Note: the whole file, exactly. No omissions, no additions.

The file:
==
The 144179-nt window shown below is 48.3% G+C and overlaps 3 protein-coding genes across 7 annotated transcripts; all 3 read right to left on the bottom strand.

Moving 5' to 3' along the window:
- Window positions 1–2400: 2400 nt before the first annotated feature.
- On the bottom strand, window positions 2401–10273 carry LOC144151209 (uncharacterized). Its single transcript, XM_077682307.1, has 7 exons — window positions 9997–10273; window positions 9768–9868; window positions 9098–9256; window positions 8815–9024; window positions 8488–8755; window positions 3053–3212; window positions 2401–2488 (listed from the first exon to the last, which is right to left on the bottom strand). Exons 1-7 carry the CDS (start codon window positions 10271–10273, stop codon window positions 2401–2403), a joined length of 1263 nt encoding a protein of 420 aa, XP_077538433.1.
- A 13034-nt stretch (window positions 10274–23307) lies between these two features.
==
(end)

The 144179-nt window shown below is 48.3% G+C and overlaps 3 protein-coding genes across 7 annotated transcripts; all 3 read right to left on the bottom strand.

Moving 5' to 3' along the window:
- Window positions 1–2400: 2400 nt before the first annotated feature.
- On the bottom strand, window positions 2401–10273 carry LOC144151209 (uncharacterized). Its single transcript, XM_077682307.1, has 7 exons — window positions 9997–10273; window positions 9768–9868; window positions 9098–9256; window positions 8815–9024; window positions 8488–8755; window positions 3053–3212; window positions 2401–2488 (listed from the first exon to the last, which is right to left on the bottom strand). Exons 1-7 carry the CDS (start codon window positions 10271–10273, stop codon window positions 2401–2403), a joined length of 1263 nt encoding a protein of 420 aa, XP_077538433.1.
- A 13034-nt stretch (window positions 10274–23307) lies between these two features.